Beer for Women: A Neuromarketing Investigation on the Effects of Beer Advertising on Female Consumers in Denmark

Matilde Rebori & Filippo Spagliardi

Student thesis: Master thesis

Abstract

This exploratory study aims at shedding light on the perceptions and reactions of Danish women to different typologies of beer advertising. The goal is to demonstrate how more women-inclusive beer advertising better resonates with female Danish consumers than typical masculine beer advertising. This type of advertising can contribute to changing Danish women’s perception of beer from a prevalently masculine product to a genderless drink. We conduct a neuroscientific investigation on 21 Danish women employing eye tracking and a GSR techniques. The participants are split into three groups equal in size, each exposed to a different set of emotionally priming stimuli. One group is shown typical/masculine beer advertising and is then compared to the other two, which are respectively exposed to feminism/women’s empowerment and Danish pride/gender neural-based beer advertising. We then conduct a statistical analysis to examine whether the feminism/women’s empowerment and Danish pride/gender neutral-based advertising triggers significantly more positive reactions in terms of valence and arousal than typical/masculine advertising. Eventually, we also test whether emotionally primed participants are significantly more likely to choose beer as a drink out of six drinks of choice. After the experiment, participants are interviewed to better contextualize the findings of the experiment and provide supplementary evidence. We find mixed evidence: both Danish pride/gender neutral and feminism/women’s empowerment-based advertising only partially triggered stronger positive reactions and drive more choice of beer. Additionally, qualitative evidence suggests that Danish women may be more positively impacted by Danish pride/gender neutral-based beer advertising than feminism/women’s empowerment. These results are discussed in light of existing theory but should be interpreted cautiously acknowledging a few limitations. However, the study is not intended to provide conclusive evidence on what the best strategy is in changing Danish women’s perception of beer as a product. Rather, the research aims at demonstrating that changing product perception through emotionally-charged advertising is a more viable and effective way in marketing beer to Danish women than changing the physical connotations of the product itself. As such, the current research attempts to pave the way for future studies to leverage on neuroscientific tools to measure the nonconscious emotional reaction of female consumers to beer advertising to ultimately assess their effectiveness. This will hopefully contribute to help the beer industry get out of a ten-year stagnation period by better targeting women, a segment that so far has been largely ignored or targeted through ineffective and often counterproductive product-based strategies.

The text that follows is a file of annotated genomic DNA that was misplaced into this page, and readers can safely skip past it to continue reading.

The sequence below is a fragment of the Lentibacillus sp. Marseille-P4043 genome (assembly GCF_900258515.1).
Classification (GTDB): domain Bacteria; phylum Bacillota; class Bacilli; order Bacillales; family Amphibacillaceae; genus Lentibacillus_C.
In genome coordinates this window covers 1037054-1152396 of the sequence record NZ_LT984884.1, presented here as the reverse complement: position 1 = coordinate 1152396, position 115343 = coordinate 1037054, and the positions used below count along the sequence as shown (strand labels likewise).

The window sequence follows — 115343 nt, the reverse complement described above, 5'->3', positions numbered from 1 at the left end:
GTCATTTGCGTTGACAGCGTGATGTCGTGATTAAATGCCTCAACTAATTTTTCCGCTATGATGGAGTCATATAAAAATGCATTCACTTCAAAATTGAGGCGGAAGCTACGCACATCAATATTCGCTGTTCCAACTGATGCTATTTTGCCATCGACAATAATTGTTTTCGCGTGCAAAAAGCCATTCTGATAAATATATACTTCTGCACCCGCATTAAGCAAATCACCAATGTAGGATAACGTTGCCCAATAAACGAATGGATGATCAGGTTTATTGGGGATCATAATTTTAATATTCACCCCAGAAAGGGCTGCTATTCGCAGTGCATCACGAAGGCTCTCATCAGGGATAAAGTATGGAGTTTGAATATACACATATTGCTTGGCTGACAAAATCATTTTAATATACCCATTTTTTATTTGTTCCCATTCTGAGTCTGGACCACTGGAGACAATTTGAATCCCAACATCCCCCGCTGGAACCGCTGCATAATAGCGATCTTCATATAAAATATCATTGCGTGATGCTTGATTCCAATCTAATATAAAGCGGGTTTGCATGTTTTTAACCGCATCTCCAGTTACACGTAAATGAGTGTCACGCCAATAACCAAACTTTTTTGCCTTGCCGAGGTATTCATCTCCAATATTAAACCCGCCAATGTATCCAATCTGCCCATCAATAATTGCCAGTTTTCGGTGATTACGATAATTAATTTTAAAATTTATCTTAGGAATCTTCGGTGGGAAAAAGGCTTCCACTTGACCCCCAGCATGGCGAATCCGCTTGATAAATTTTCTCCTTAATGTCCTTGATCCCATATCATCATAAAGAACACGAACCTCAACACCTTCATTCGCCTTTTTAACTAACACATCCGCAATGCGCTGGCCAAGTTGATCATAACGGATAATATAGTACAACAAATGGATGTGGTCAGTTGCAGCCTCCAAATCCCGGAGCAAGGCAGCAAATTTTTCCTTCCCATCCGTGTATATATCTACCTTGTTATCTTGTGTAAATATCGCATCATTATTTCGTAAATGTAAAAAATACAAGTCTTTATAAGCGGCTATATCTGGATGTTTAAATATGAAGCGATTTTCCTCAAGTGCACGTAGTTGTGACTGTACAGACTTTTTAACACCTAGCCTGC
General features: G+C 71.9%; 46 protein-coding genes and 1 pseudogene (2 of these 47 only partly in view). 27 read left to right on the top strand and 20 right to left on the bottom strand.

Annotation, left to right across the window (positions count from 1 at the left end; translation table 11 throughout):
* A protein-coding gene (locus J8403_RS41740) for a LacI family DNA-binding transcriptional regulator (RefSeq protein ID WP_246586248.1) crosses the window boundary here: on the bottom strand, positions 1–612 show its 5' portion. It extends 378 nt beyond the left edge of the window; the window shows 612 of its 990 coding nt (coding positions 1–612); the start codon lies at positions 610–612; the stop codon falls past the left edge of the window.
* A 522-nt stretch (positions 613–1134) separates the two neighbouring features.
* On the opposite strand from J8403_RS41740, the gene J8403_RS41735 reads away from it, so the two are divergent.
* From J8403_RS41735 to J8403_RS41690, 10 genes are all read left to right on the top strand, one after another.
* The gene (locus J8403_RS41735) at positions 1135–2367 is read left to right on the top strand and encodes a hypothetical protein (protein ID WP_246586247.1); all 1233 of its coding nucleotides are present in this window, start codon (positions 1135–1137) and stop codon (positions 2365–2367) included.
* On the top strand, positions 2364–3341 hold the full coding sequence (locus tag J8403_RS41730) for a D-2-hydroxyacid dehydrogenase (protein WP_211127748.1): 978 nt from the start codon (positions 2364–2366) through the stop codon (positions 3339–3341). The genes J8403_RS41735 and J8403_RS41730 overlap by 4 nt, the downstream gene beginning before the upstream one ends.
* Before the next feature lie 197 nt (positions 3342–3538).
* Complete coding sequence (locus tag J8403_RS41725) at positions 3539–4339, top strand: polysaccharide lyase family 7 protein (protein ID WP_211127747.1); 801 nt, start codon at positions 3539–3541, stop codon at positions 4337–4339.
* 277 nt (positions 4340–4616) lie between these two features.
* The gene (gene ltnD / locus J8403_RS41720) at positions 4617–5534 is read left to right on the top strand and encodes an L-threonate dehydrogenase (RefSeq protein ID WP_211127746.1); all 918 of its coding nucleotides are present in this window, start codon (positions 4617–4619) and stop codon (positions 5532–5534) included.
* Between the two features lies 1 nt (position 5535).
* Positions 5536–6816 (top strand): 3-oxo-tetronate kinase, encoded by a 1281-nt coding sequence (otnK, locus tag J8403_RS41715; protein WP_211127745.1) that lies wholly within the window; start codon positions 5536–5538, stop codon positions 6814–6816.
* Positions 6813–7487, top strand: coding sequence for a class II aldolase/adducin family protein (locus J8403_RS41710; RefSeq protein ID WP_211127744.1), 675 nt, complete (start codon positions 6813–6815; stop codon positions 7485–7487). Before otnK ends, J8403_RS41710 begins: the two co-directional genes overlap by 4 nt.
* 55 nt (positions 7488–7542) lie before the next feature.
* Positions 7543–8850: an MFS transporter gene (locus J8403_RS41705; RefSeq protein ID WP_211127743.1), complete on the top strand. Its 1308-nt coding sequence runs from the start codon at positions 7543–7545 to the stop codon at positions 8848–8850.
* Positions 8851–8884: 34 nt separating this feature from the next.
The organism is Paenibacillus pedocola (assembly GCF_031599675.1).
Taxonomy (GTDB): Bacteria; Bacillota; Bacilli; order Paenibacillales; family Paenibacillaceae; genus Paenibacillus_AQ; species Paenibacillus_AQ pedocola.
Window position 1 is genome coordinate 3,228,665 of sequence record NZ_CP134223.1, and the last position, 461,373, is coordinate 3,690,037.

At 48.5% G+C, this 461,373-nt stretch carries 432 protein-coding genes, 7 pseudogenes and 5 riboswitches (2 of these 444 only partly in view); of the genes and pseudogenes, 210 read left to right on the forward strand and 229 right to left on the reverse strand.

EducationsMSc in Brand and Communications Management, (Graduate Programme) Final Thesis
LanguageEnglish
Publication date2019
Number of pages235
SupervisorsDaniel Barratt